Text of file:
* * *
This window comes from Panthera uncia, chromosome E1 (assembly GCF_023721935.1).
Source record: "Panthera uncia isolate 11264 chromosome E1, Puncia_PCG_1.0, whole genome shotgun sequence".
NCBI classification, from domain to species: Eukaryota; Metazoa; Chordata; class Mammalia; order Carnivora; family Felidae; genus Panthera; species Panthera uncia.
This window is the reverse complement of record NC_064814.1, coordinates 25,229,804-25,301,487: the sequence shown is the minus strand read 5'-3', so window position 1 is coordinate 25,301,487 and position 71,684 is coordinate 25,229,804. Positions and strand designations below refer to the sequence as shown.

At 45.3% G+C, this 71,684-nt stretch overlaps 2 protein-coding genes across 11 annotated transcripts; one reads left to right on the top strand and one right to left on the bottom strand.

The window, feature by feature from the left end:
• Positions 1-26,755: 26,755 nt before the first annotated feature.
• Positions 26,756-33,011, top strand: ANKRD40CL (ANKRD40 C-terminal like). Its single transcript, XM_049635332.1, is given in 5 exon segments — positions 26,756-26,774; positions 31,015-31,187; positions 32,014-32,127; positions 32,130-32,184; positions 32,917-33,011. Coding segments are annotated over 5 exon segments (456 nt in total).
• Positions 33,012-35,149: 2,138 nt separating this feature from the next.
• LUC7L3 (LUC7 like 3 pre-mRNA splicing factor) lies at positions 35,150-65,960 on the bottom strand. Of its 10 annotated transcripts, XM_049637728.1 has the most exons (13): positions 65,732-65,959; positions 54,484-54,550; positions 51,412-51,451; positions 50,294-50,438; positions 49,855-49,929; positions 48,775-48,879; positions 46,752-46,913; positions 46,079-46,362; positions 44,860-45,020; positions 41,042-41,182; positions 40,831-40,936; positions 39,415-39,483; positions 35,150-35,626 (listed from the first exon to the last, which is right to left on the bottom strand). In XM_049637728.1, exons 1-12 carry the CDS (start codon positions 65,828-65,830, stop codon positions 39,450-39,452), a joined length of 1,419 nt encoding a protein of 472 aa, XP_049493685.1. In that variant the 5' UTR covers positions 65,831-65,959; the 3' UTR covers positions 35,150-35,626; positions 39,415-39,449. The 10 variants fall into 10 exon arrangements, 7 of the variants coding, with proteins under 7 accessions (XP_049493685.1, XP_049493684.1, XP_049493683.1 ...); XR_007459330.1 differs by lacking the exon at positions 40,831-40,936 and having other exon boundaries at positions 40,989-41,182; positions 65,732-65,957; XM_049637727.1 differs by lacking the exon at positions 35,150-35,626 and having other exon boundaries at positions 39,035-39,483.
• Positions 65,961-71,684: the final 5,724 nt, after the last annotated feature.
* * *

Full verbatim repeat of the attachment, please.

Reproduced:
This window comes from Panthera uncia, chromosome E1 (assembly GCF_023721935.1).
Source record: "Panthera uncia isolate 11264 chromosome E1, Puncia_PCG_1.0, whole genome shotgun sequence".
NCBI classification, from domain to species: Eukaryota; Metazoa; Chordata; class Mammalia; order Carnivora; family Felidae; genus Panthera; species Panthera uncia.
This window is the reverse complement of record NC_064814.1, coordinates 25,229,804-25,301,487: the sequence shown is the minus strand read 5'-3', so window position 1 is coordinate 25,301,487 and position 71,684 is coordinate 25,229,804. Positions and strand designations below refer to the sequence as shown.

At 45.3% G+C, this 71,684-nt stretch overlaps 2 protein-coding genes across 11 annotated transcripts; one reads left to right on the top strand and one right to left on the bottom strand.

The window, feature by feature from the left end:
• Positions 1-26,755: 26,755 nt before the first annotated feature.
• Positions 26,756-33,011, top strand: ANKRD40CL (ANKRD40 C-terminal like). Its single transcript, XM_049635332.1, is given in 5 exon segments — positions 26,756-26,774; positions 31,015-31,187; positions 32,014-32,127; positions 32,130-32,184; positions 32,917-33,011. Coding segments are annotated over 5 exon segments (456 nt in total).
• Positions 33,012-35,149: 2,138 nt separating this feature from the next.
• LUC7L3 (LUC7 like 3 pre-mRNA splicing factor) lies at positions 35,150-65,960 on the bottom strand. Of its 10 annotated transcripts, XM_049637728.1 has the most exons (13): positions 65,732-65,959; positions 54,484-54,550; positions 51,412-51,451; positions 50,294-50,438; positions 49,855-49,929; positions 48,775-48,879; positions 46,752-46,913; positions 46,079-46,362; positions 44,860-45,020; positions 41,042-41,182; positions 40,831-40,936; positions 39,415-39,483; positions 35,150-35,626 (listed from the first exon to the last, which is right to left on the bottom strand). In XM_049637728.1, exons 1-12 carry the CDS (start codon positions 65,828-65,830, stop codon positions 39,450-39,452), a joined length of 1,419 nt encoding a protein of 472 aa, XP_049493685.1. In that variant the 5' UTR covers positions 65,831-65,959; the 3' UTR covers positions 35,150-35,626; positions 39,415-39,449. The 10 variants fall into 10 exon arrangements, 7 of the variants coding, with proteins under 7 accessions (XP_049493685.1, XP_049493684.1, XP_049493683.1 ...); XR_007459330.1 differs by lacking the exon at positions 40,831-40,936 and having other exon boundaries at positions 40,989-41,182; positions 65,732-65,957; XM_049637727.1 differs by lacking the exon at positions 35,150-35,626 and having other exon boundaries at positions 39,035-39,483.
• Positions 65,961-71,684: the final 5,724 nt, after the last annotated feature.